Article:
The logo of pharmaceutical company Gilead Sciences is seen in Oceanside, California on April 29, 2020.
Mike Blake | Reuters
A jury in Delaware federal court was cleared on Tuesday Gilead Sciences civil suit by the US government that the company violated patents held by the Centers for Disease Control and Prevention for an HIV prevention drug.
The government sued Gilead in 2019, arguing the company was profiting from it CDC patents through sales of Truvada and Descovy, oral medications taken to prevent HIV infection.
But jurors after a days-long trial found that the government’s patented claims to the HIV prevention regimen called pre-exposure prophylaxis, or PrEP, were invalid.
“Today’s decision confirms our long-standing belief that we have always had the right to make Truvada and Descovy for PrEP available to anyone who needs them,” said Gilead’s general counsel, Deb Telman, in a statement.
“Gilead will continue to champion collaborations, including our efforts with the U.S. Department of Health and Human Services (HHS) and CDC that span more than 15 years, as we all work together toward our common goal of end the HIV epidemic for everyone, everywhere,” Telman said.
HHS, the CDC’s parent entity, did not immediately respond to a request for comment on the verdict.
Gilead’s combined worldwide sales of Truvada and Descovy were about $2 billion in 2022, according to the company’s financial statements.
The government claimed that in the mid-2000s, the CDC discovered that two drugs, emtricitabine and tenofovir, were very effective in preventing HIV infection.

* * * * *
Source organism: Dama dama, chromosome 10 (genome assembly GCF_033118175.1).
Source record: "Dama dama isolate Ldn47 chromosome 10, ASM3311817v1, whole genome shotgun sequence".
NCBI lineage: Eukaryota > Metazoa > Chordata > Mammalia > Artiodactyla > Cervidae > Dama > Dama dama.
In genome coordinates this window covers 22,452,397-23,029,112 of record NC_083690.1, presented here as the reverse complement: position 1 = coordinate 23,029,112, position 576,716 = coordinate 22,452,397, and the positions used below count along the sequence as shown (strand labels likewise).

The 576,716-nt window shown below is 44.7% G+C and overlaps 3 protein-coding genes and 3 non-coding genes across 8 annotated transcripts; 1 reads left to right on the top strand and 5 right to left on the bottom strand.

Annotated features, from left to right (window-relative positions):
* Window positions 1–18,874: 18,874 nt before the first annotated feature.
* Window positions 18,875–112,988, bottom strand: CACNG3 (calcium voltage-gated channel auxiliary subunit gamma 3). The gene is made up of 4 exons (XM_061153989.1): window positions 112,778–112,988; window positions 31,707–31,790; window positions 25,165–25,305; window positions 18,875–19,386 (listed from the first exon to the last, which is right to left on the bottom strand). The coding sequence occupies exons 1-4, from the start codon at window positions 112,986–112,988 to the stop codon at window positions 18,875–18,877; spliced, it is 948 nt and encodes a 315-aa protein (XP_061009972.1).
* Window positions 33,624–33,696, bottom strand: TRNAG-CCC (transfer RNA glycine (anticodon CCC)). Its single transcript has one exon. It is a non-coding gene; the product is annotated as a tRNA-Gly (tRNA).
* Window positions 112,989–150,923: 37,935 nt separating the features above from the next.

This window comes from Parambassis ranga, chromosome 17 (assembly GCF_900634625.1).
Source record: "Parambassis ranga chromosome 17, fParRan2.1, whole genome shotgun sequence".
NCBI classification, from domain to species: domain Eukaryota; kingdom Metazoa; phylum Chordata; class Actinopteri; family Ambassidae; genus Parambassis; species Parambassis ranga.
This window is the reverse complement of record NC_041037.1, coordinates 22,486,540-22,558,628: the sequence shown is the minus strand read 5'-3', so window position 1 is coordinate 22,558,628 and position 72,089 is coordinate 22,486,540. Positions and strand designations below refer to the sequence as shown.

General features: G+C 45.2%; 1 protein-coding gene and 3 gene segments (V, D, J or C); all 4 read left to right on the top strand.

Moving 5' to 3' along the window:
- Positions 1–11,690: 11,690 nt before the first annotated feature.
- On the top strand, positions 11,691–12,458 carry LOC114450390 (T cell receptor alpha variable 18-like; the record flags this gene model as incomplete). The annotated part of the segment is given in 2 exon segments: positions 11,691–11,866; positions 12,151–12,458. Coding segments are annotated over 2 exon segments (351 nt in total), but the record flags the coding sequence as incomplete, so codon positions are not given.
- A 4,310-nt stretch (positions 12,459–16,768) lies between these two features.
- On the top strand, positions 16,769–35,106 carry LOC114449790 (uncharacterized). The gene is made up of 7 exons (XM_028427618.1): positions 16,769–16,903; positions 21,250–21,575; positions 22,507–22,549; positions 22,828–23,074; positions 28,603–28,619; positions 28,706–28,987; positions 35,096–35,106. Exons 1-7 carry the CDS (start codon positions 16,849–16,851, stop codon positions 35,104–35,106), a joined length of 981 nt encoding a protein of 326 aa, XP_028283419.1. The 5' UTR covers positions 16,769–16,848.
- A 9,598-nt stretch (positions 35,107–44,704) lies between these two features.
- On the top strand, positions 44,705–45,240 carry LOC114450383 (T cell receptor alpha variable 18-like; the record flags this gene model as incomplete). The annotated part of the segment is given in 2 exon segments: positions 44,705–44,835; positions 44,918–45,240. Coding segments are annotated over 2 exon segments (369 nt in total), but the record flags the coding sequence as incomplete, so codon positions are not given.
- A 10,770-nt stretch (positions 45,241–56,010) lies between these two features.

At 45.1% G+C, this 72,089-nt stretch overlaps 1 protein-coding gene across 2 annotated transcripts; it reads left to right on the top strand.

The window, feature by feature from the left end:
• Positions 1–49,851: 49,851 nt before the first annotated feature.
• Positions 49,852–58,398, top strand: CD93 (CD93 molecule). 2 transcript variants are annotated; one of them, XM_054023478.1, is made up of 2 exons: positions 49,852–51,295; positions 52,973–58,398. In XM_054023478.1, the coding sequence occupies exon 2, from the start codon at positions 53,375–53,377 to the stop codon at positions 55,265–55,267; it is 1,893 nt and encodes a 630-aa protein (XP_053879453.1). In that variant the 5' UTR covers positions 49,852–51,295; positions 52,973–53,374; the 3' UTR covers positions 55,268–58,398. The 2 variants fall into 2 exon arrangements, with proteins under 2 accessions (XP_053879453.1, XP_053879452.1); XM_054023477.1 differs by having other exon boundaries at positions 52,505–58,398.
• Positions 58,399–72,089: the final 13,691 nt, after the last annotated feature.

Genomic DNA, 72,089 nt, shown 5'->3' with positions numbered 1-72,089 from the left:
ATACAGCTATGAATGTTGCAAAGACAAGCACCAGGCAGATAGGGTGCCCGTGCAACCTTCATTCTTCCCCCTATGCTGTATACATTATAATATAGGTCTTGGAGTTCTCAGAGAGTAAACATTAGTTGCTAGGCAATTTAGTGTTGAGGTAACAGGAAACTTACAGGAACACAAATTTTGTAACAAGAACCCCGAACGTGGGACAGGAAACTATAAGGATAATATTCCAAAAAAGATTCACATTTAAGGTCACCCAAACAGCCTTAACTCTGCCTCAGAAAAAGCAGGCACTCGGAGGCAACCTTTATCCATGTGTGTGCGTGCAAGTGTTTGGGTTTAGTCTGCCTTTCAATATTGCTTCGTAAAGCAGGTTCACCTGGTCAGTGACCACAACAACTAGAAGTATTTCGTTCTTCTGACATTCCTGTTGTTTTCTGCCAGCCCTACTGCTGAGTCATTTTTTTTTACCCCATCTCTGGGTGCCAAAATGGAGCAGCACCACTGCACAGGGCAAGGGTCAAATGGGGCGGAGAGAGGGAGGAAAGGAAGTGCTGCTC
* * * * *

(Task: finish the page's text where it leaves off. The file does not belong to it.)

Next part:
Truvada and Descovy both contain emtricitabine and tenofovir. But Gilead said it invented the drugs and the concept of using Truvada to prevent HIV was well known when the US government filed the patents.
PrEP has played a crucial role in reducing the number of new HIV infections in communities at higher risk of contracting the virus, such as men who have sex with men.
Scientists have tried for decades to develop a vaccine against HIV. But these efforts so far have been unsuccessful.
About 40 million people worldwide have died of HIV since the epidemic began in the 1980s, according to the World Health Organization. More than 80 million people have been infected.
In 2021, there were 38 million people living with HIV, according to WHO data.
Correction: This story has been updated to reflect the correct name of the Centers for Disease Control and Prevention.